by Jeff Meyers
Just as the Bush years incited a resurgence of horror flicks and the popularization of torture porn, Hollywood has decided to ride the current cultural zeitgeist — mortgage failures, economic depression, global warming, political instability — with tales of the impending apocalypse. Strolling through the Ann Arbor Borders, you can't miss the end-cap display entitled: "Apocalypse Wow." A slate of end-of-world scenarios has entered the cinema pipeline with Roland Emmerich's 2012 set for release in November and Cormac McCarthy's doomsday gagfest The Road due in theaters later this year. Never let it be said that corporate America didn't know how to exploit fears for dollars.
Considering Nicolas Cage's recent cinematic batting average, Knowing probably isn't high on anyone's must-see list. The good news is that this sci-fi end-of-days thriller is head-and-shoulders above his last half-dozen flicks (Bangkok Dangerous, Next, National Treasure 2, Ghost Rider and Wicker Man). The bad news: It's not that much better.
Directed by Alex Proyas, who once showed much promise with his moody goth-fantasias Dark City and The Crow, Knowing is stunningly stylized with nightmarish imagery and thick atmospherics but hopelessly muddled and clichéd.
Cage plays a shell-shocked MIT astrophysics professor and widowed dad, struggling to raise his obstinate son Caleb (Chandler Canterbury) while hitting the bottle each night before bed. When the boy's school unearths a time capsule full of letters from students 50 years ago, Caleb falls under the spell of a note written by a tormented young girl from the past. Unlike the other letters to the future, which feature sketches of rocket ships and robots, hers contains a long string of nonsensical numbers — nonsensical to everyone but an MIT egghead who connects them to both past and future calamities. Soon mysterious figures haunt the house, Caleb starts hearing voices and disturbing portents point to a horrific catastrophe. Joining forces with the adult daughter (Rose Byrne) of the letter's distraught author, Cage races against time to, yup, save the world.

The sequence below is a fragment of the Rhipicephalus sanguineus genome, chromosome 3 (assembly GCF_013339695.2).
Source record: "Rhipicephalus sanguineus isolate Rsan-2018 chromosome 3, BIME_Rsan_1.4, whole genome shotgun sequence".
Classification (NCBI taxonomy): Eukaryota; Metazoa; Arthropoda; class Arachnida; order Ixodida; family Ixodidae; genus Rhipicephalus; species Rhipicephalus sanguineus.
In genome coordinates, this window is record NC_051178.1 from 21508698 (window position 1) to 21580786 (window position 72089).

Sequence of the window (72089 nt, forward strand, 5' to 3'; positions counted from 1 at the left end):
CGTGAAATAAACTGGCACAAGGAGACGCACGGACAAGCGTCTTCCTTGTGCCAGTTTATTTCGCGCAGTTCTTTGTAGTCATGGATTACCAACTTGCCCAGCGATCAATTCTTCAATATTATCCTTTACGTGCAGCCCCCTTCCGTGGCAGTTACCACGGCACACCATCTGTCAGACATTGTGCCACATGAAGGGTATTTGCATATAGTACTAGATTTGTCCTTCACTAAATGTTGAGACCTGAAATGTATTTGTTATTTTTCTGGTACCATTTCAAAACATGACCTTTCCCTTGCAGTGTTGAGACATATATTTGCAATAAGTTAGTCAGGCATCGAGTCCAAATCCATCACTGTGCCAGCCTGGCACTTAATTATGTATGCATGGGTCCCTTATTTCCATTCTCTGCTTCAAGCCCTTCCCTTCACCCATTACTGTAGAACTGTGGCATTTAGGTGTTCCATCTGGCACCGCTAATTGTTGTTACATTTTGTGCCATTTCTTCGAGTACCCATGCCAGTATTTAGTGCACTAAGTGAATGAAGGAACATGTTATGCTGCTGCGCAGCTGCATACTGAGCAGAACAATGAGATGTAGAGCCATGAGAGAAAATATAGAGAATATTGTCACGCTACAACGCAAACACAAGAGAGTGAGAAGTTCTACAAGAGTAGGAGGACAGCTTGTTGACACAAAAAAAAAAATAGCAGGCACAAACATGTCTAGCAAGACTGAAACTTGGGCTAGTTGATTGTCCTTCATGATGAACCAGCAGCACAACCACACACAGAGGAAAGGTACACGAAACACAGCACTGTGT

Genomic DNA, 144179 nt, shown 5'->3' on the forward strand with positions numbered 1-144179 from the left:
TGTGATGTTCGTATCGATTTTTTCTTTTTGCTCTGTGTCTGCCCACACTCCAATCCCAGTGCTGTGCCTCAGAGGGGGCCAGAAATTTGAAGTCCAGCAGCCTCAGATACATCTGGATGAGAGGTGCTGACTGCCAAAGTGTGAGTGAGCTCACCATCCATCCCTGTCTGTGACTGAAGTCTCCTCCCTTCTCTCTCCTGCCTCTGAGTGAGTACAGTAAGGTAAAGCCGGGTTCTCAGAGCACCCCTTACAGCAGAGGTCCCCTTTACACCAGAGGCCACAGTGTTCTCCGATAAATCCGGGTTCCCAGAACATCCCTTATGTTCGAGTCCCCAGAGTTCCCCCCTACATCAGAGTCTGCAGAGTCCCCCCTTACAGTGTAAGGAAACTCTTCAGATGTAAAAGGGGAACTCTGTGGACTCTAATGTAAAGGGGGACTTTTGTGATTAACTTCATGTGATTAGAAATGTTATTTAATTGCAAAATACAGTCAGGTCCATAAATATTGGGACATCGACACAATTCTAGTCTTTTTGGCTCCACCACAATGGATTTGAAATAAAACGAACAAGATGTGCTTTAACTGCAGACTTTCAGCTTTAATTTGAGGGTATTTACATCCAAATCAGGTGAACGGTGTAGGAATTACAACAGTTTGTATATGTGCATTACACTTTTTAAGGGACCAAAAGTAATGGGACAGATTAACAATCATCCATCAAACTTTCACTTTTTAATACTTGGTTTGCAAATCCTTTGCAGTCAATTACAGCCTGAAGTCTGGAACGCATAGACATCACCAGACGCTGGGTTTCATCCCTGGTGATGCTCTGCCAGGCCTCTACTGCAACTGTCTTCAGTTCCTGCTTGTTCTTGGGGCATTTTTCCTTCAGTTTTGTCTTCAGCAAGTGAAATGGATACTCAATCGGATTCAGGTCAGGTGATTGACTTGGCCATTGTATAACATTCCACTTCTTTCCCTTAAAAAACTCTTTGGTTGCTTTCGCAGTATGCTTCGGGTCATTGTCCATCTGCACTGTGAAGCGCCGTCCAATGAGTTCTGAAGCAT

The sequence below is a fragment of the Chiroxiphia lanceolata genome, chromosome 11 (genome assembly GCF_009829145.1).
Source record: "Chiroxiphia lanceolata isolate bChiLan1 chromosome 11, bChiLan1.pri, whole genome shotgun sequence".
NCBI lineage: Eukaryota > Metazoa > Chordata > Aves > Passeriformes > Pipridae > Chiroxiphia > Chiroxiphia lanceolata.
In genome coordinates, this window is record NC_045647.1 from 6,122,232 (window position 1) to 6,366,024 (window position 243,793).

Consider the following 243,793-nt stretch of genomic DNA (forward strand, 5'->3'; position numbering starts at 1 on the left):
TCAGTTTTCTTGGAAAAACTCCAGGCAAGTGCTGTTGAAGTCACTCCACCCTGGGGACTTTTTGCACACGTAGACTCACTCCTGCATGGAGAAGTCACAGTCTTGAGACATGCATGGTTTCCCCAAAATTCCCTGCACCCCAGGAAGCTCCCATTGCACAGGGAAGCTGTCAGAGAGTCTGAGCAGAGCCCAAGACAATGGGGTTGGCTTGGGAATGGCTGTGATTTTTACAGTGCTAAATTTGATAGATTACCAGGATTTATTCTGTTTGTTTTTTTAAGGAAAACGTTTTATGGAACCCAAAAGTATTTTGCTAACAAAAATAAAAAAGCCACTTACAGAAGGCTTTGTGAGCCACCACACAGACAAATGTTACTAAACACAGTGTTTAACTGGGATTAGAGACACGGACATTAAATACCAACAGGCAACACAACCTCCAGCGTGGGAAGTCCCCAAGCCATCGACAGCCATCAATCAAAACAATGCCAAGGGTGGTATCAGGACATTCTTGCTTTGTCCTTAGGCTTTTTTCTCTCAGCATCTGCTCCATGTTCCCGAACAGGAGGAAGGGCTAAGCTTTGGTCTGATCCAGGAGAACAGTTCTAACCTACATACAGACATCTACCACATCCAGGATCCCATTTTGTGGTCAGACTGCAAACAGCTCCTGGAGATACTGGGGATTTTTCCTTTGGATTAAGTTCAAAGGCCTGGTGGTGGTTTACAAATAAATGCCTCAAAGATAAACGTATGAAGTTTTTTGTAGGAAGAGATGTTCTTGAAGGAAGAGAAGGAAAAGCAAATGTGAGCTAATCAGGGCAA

The funny thing is, Knowing starts on an intriguingly paranormal note — Cage holds attention as a man spiritually wounded by the death of his wife but driven to understand the letter's unfolding mystery. By midpoint, however, Proyas has shifted to creepy disaster-movie mode, unleashing some frighteningly violent mayhem — a plane crash where burning survivors rush the camera and a bone-crunching subway disaster. It's here that Cage's deadpan brooding overstays its welcome and we wonder where the hell things are going and why we should care. Full tilt sci-fi is the answer. The screenwriters blend Close Encounters of the Third Kind metaphysics with a bunch of religious mumbo jumbo to deliver an eye-rolling finale that even the shameless Cage can't quite swallow. And despite its silly stab at "angelic" intervention, Knowing's biblical implications will only piss off the Left Behinders.
The movie might've come a little closer to working if its performances weren't so hollow and clichés weren't so thick. From the "I know how this sounds" dialogue to the crazy person's news-clipping room, Knowing is a long parade of overly familiar milestones and soap opera-ish contrivances. Can you predict the box-office future of this terribly titled thriller? For the studio execs who greenlighted this script, ignorance is probably bliss.
Jeff Meyers writes about film for Metro Times. Send comments to firstname.lastname@example.org.